Certification Policy Not Seeing the Forests from the Trees

Earlier this year, I wrote about the issue of forest certification and how government regulation of the certification market imposes certain costs to producers and consumers of wood products.  Over the past decade numerous local, state and federal government agencies have regulated this market by adhering to the U.S. Green Building Council’s (USGBC) LEED rating system, which awards credits to forest products certified by the Forest Stewardship Council (FSC), but not more widely utilized programs such as the American Tree Farm System (ATFS) or the Sustainable Forestry Initiative (SFI).  Such a policy allows certain forest products to be used in building projects, while excluding others.

Growing concerns about the effects of this preferential treatment on tree farmers and the timber industry have led numerous members of Congress and governors to call on the USGBC to revise its LEED standards.  Some states have already acted on their own to bypass the USGBC.  Governors Paul LePage of Maine and Nathan Deal of Georgia both issued executive orders mandating that state buildings incorporate forest products certified by the Sustainable Forestry Initiative (SFI), the American Tree Farm System (ATFS) and the Forest Stewardship Council (FSC).  This differs from the approach of other agencies that follow the USGBC guidelines, as many buildings under their jurisdiction can only incorporate FSC-certified wood products.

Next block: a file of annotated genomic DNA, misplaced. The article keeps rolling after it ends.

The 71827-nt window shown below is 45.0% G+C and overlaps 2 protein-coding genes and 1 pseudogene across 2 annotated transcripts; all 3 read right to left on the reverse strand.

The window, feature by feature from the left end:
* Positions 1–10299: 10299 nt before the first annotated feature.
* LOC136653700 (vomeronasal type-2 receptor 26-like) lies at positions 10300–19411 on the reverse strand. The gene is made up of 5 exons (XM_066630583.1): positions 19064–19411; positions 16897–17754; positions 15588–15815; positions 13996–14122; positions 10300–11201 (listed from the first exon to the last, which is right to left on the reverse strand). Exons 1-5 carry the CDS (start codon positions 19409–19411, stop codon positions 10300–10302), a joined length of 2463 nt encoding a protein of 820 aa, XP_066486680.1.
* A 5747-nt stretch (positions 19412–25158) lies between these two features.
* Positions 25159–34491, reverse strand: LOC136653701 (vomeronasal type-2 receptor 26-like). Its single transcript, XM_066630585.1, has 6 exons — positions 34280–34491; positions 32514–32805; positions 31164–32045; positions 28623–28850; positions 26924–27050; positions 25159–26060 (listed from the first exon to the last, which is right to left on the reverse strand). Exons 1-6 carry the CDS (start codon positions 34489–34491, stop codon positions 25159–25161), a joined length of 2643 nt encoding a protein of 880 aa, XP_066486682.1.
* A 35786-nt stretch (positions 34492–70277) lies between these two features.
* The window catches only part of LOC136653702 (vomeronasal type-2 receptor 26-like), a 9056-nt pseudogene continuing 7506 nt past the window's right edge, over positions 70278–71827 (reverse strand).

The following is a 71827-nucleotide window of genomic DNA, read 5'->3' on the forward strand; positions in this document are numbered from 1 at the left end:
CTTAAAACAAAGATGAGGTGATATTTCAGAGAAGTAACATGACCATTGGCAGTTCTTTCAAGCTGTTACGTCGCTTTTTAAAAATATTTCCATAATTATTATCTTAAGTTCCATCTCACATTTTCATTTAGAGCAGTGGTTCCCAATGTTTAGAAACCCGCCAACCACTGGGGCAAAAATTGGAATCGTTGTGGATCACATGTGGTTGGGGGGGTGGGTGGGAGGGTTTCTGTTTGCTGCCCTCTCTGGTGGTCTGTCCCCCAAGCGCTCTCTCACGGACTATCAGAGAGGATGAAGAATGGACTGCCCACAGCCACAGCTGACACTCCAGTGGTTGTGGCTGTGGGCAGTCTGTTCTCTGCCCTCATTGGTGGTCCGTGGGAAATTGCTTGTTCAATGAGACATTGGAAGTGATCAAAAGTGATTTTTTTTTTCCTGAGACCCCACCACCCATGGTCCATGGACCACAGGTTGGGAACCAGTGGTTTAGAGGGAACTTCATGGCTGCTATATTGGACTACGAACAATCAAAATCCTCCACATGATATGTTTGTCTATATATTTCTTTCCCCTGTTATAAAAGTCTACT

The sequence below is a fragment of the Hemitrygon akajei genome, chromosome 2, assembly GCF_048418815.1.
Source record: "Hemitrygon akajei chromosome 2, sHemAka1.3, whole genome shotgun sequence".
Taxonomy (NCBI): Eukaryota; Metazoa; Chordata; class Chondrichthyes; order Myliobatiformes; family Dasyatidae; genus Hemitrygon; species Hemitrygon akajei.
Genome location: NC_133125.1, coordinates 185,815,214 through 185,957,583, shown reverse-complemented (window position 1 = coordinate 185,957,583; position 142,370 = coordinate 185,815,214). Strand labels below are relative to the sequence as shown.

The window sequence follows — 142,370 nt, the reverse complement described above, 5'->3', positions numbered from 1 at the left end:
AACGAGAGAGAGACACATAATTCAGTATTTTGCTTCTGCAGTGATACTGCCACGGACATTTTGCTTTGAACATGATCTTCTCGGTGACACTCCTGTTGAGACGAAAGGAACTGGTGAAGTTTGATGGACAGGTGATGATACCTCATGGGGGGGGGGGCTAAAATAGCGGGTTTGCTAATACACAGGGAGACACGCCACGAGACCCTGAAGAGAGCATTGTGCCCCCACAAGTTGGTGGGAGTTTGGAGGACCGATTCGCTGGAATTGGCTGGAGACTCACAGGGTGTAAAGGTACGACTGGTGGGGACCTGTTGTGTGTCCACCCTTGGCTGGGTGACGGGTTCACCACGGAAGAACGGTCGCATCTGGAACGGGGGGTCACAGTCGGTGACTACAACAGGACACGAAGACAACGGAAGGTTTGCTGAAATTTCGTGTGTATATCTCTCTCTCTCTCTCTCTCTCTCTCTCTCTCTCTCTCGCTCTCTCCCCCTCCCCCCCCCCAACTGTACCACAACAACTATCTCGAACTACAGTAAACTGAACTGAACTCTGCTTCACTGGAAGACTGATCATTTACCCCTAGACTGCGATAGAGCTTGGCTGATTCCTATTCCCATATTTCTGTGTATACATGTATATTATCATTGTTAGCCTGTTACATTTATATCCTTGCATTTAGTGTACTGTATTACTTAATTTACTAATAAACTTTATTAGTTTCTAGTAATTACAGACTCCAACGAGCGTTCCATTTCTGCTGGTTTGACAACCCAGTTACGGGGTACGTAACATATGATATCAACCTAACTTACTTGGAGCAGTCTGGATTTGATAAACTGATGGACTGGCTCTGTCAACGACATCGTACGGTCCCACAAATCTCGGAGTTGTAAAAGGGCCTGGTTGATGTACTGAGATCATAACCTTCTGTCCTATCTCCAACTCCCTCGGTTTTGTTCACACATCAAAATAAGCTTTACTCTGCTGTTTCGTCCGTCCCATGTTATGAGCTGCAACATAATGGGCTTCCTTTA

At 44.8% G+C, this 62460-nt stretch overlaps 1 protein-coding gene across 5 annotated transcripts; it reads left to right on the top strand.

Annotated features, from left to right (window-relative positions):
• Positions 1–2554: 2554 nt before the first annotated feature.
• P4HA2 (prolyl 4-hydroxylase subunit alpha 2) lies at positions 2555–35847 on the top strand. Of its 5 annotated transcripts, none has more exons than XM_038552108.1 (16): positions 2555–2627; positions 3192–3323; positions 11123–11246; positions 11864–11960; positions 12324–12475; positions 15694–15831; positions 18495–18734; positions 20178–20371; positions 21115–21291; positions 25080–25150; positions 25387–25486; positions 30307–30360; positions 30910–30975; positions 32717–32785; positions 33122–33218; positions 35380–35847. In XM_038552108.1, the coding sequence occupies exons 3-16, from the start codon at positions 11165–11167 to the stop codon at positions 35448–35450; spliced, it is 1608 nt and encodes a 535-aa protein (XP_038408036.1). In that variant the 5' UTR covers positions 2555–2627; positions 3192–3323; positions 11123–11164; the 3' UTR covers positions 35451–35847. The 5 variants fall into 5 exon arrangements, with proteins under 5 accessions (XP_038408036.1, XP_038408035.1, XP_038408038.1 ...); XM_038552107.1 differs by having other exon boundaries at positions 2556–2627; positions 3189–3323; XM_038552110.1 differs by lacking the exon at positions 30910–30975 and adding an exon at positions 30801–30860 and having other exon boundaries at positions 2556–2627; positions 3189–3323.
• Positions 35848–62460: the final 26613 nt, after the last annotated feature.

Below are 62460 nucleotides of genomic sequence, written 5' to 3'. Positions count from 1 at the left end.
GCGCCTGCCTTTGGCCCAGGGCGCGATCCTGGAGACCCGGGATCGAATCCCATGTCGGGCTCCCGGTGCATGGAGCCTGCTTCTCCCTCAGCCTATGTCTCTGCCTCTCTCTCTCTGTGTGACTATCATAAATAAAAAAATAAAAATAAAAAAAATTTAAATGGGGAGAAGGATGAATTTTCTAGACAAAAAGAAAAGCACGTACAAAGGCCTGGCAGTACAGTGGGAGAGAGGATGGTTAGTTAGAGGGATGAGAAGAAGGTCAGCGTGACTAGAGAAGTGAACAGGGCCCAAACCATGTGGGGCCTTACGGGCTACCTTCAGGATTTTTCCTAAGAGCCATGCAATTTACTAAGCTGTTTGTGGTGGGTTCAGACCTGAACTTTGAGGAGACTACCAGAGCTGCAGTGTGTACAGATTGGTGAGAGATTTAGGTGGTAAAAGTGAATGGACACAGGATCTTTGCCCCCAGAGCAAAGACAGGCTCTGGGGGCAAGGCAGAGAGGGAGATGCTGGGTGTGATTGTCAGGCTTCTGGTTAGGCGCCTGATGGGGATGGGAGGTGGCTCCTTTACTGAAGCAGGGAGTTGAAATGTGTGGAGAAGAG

Conservationists, landowners and academics have called for a level playing field in the recognition of certification programs, which they argue will incentivize certification and increase market access for the goods produced by tree farmers and landowners.  Other environmental groups hold the FSC as the gold standard for certification, and contend that policies that recognize SFI water down environmental safeguards.  The USGBC’s fifth public comment period for proposed changes to the LEED rating system begins October 2nd and provides an opportunity for many reputable voices in the debate to be heard. 

Soon, ACI will release a study discussing these issues and what policies can lead to responsible forest management practices and produce more environmentally-friendly wood and paper products. 

A key point in this debate is that the USGBC is not a government agency.  As a nonprofit organization, its rules have no binding authority for regulators and legislators – unless they choose to follow them.  It will be interesting to see in the coming months if any further states take similar steps as the governors of Maine and Georgia.  

Steve Pociask is president of the American Consumer Institute, a 501c3 nonprofit educational and research institute.

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